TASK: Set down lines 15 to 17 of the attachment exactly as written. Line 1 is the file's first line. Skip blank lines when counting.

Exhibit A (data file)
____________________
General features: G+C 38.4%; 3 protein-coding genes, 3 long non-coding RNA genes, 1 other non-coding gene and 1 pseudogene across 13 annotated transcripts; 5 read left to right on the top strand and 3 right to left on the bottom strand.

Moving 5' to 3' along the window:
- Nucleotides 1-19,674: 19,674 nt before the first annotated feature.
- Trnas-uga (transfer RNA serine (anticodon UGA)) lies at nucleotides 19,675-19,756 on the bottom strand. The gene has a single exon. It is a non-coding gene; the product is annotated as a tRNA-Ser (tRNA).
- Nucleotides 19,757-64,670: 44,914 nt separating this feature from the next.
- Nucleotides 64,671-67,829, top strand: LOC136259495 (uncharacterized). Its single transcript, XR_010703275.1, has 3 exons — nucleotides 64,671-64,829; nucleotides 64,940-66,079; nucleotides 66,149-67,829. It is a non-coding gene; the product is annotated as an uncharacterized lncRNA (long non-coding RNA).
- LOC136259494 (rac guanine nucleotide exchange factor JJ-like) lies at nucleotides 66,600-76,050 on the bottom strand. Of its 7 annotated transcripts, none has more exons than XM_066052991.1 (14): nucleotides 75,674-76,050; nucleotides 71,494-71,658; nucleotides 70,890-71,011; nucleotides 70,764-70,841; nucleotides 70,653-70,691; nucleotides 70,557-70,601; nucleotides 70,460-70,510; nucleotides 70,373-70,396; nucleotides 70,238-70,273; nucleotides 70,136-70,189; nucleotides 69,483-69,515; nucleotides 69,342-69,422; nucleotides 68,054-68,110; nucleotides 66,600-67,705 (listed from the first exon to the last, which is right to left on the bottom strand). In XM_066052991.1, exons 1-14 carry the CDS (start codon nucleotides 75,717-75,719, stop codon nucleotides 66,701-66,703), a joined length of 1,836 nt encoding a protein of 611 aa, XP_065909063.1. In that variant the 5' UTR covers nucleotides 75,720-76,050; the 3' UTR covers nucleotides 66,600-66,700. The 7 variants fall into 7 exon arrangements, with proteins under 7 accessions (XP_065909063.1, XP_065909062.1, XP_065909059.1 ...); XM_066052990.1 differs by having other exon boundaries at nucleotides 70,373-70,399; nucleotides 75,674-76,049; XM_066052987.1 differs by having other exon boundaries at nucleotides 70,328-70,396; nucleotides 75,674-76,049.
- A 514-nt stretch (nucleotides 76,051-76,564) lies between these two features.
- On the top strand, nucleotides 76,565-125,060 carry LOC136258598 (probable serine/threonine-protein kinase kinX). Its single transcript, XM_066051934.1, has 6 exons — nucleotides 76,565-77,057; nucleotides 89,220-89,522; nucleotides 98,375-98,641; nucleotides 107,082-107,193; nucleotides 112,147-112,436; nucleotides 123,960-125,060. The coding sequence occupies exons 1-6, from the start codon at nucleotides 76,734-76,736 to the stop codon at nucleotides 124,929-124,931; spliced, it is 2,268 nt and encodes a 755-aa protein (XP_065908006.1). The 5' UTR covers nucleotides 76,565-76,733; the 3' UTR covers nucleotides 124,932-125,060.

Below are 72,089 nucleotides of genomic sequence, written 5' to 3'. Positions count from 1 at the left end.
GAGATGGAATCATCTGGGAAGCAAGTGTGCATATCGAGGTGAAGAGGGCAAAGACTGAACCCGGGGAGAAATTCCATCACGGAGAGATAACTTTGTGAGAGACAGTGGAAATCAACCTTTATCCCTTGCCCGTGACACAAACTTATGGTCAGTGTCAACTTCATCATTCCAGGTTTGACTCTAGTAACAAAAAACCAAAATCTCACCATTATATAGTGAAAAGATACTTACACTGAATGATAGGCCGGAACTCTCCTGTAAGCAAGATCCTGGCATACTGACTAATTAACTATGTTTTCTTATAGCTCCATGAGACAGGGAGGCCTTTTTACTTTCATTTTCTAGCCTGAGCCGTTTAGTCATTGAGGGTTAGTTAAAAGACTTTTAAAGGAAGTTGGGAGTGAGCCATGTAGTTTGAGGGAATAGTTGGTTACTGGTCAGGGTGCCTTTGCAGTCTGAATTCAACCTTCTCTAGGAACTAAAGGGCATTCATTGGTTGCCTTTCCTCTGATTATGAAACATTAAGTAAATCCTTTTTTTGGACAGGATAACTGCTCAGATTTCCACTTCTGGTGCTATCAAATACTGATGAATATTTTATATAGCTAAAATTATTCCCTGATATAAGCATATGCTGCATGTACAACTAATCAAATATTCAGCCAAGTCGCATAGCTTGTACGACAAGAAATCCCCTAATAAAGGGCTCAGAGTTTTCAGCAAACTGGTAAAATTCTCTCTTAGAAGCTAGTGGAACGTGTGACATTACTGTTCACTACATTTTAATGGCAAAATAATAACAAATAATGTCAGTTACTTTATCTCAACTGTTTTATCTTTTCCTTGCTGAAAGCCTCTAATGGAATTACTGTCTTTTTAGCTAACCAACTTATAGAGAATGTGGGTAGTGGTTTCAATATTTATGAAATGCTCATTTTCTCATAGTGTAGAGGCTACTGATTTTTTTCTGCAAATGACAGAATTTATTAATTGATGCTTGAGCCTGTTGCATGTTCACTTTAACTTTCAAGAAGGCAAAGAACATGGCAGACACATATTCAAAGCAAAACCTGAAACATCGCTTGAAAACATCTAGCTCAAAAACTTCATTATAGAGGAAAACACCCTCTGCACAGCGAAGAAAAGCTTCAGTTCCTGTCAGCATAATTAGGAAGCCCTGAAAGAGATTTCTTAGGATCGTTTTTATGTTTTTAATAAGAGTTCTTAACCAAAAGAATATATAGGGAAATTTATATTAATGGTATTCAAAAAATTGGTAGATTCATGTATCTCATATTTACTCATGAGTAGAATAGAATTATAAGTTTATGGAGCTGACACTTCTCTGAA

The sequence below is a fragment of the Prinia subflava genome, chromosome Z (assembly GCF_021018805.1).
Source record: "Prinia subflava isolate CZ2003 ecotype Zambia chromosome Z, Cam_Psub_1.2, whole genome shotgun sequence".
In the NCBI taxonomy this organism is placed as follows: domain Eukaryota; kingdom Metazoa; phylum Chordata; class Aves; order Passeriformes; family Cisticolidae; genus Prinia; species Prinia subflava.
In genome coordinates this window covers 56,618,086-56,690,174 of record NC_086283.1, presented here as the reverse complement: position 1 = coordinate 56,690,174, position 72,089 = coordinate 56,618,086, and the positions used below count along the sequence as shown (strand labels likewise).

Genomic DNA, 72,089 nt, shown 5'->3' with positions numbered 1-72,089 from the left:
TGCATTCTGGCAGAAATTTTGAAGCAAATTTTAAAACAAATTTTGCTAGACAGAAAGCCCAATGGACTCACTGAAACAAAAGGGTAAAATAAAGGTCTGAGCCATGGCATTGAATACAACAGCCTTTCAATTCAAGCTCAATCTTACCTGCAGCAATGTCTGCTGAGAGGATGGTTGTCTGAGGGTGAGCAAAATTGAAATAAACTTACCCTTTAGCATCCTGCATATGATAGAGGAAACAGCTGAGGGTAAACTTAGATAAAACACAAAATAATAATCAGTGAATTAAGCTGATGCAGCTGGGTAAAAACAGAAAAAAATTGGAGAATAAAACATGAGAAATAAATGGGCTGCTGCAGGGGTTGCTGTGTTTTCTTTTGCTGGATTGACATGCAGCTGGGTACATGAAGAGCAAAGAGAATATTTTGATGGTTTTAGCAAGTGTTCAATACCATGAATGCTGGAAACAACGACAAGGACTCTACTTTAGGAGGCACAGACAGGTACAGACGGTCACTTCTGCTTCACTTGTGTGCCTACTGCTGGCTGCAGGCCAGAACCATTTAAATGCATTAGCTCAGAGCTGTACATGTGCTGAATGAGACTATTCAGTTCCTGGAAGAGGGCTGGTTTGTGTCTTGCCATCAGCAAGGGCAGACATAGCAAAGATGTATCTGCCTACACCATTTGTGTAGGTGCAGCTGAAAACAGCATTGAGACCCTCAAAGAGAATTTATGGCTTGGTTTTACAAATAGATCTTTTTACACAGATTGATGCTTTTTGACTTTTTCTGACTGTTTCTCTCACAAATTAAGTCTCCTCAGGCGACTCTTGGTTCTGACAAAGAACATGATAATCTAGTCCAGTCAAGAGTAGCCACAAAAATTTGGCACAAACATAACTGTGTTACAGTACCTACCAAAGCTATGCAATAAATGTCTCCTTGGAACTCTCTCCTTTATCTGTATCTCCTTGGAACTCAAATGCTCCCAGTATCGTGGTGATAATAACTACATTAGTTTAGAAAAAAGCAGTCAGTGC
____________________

In genome coordinates this window covers 56,618,086-56,690,174 of record NC_086283.1, presented here as the reverse complement: position 1 = coordinate 56,690,174, position 72,089 = coordinate 56,618,086, and the positions used below count along the sequence as shown (strand labels likewise).

Genomic DNA, 72,089 nt, shown 5'->3' with positions numbered 1-72,089 from the left:
TGCATTCTGGCAGAAATTTTGAAGCAAATTTTAAAACAAATTTTGCTAGACAGAAAGCCCAATGGACTCACTGAAACAAAAGGGTAAAATAAAGGTCTGAGCCATGGCATTGAATACAACAGCCTTTCAATTCAAGCTCAATCTTACCTGCAGCAATGTCTGCTGAGAGGATGGTTGTCTGAGGGTGAGCAAAATTGAAATAAACTTACCCTTTAGCATCCTGCATATGATAGAGGAAACAGCTGAGGGTAAACTTAGATAAAACACAAAATAATAATCAGTGAATTAAGCTGATGCAGCTGGGTAAAAACAGAAAAAAATTGGAGAATAAAACATGAGAAATAAATGGGCTGCTGCAGGGGTTGCTGTGTTTTCTTTTGCTGGATTGACATGCAGCTGGGTACATGAAGAGCAAAGAGAATATTTTGATGGTTTTAGCAAGTGTTCAATACCATGAATGCTGGAAACAACGACAAGGACTCTACTTTAGGAGGCACAGACAGGTACAGACGGTCACTTCTGCTTCACTTGTGTGCCTACTGCTGGCTGCAGGCCAGAACCATTTAAATGCATTAGCTCAGAGCTGTACATGTGCTGAATGAGACTATTCAGTTCCTGGAAGAGGGCTGGTTTGTGTCTTGCCATCAGCAAGGGCAGACATAGCAAAGATGTATCTGCCTACACCATTTGTGTAGGTGCAGCTGAAAACAGCATTGAGACCCTCAAAGAGAATTTATGGCTTGGTTTTACAAATAGATCTTTTTACACAGATTGATGCTTTTTGACTTTTTCTGACTGTTTCTCTCACAAATTAAGTCTCCTCAGGCGACTCTTGGTTCTGACAAAGAACATGATAATCTAGTCCAGTCAAGAGTAGCCACAAAAATTTGGCACAAACATAACTGTGTTACAGTACCTACCAAAGCTATGCAATAAATGTCTCCTTGGAACTCTCTCCTTTATCTGTATCTCCTTGGAACTCAAATGCTCCCAGTATCGTGGTGATAATAACTACATTAGTTTAGAAAAAAGCAGTCAGTGC